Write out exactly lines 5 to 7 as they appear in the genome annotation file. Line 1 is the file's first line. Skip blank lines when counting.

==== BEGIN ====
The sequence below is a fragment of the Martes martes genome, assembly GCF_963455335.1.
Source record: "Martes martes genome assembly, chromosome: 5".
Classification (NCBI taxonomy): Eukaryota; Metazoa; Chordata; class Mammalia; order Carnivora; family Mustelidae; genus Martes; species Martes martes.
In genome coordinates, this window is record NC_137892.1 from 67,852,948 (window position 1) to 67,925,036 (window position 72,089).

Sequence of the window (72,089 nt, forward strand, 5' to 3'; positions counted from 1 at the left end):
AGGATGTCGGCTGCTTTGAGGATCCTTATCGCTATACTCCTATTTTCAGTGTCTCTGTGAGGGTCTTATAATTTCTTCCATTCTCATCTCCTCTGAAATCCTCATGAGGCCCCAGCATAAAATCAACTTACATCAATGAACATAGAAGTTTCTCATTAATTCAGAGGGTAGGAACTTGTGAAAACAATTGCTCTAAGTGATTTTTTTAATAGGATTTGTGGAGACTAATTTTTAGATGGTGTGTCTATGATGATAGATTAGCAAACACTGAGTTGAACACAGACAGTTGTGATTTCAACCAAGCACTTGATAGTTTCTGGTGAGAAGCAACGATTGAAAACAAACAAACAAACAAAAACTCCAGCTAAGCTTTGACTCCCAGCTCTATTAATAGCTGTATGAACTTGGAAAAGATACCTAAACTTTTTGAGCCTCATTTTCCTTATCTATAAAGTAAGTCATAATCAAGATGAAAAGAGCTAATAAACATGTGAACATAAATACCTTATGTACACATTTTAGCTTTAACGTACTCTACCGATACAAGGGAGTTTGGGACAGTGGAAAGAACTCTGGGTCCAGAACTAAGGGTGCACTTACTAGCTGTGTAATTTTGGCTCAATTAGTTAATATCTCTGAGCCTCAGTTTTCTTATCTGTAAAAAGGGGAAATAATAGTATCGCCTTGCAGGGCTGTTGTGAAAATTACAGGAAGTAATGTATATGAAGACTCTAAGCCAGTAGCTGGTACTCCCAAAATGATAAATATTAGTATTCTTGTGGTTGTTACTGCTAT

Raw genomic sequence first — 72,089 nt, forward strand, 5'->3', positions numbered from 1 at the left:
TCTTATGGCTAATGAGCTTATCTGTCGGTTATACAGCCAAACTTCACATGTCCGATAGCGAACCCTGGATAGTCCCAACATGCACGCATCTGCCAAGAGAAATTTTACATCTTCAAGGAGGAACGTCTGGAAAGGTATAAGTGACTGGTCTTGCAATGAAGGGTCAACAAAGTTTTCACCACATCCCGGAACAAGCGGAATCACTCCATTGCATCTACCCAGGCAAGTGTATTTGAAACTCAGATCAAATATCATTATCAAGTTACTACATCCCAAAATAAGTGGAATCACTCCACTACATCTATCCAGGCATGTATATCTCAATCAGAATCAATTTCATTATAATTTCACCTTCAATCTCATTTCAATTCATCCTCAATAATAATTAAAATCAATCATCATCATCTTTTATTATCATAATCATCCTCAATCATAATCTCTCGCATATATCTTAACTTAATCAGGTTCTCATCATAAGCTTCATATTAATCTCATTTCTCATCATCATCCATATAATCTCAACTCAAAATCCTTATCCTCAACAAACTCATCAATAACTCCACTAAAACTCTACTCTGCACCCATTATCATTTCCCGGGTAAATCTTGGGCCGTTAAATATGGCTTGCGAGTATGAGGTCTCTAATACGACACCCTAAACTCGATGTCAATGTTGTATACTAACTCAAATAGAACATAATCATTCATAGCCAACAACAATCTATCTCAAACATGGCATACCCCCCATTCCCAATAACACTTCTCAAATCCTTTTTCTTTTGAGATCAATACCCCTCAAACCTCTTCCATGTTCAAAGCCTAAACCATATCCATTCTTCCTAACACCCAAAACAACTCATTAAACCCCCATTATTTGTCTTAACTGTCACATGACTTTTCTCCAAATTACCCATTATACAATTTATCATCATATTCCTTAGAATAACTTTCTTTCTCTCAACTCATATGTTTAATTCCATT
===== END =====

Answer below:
Sequence of the window (72,089 nt, forward strand, 5' to 3'; positions counted from 1 at the left end):
AGGATGTCGGCTGCTTTGAGGATCCTTATCGCTATACTCCTATTTTCAGTGTCTCTGTGAGGGTCTTATAATTTCTTCCATTCTCATCTCCTCTGAAATCCTCATGAGGCCCCAGCATAAAATCAACTTACATCAATGAACATAGAAGTTTCTCATTAATTCAGAGGGTAGGAACTTGTGAAAACAATTGCTCTAAGTGATTTTTTTAATAGGATTTGTGGAGACTAATTTTTAGATGGTGTGTCTATGATGATAGATTAGCAAACACTGAGTTGAACACAGACAGTTGTGATTTCAACCAAGCACTTGATAGTTTCTGGTGAGAAGCAACGATTGAAAACAAACAAACAAACAAAAACTCCAGCTAAGCTTTGACTCCCAGCTCTATTAATAGCTGTATGAACTTGGAAAAGATACCTAAACTTTTTGAGCCTCATTTTCCTTATCTATAAAGTAAGTCATAATCAAGATGAAAAGAGCTAATAAACATGTGAACATAAATACCTTATGTACACATTTTAGCTTTAACGTACTCTACCGATACAAGGGAGTTTGGGACAGTGGAAAGAACTCTGGGTCCAGAACTAAGGGTGCACTTACTAGCTGTGTAATTTTGGCTCAATTAGTTAATATCTCTGAGCCTCAGTTTTCTTATCTGTAAAAAGGGGAAATAATAGTATCGCCTTGCAGGGCTGTTGTGAAAATTACAGGAAGTAATGTATATGAAGACTCTAAGCCAGTAGCTGGTACTCCCAAAATGATAAATATTAGTATTCTTGTGGTTGTTACTGCTAT

Raw genomic sequence first — 72,089 nt, forward strand, 5'->3', positions numbered from 1 at the left: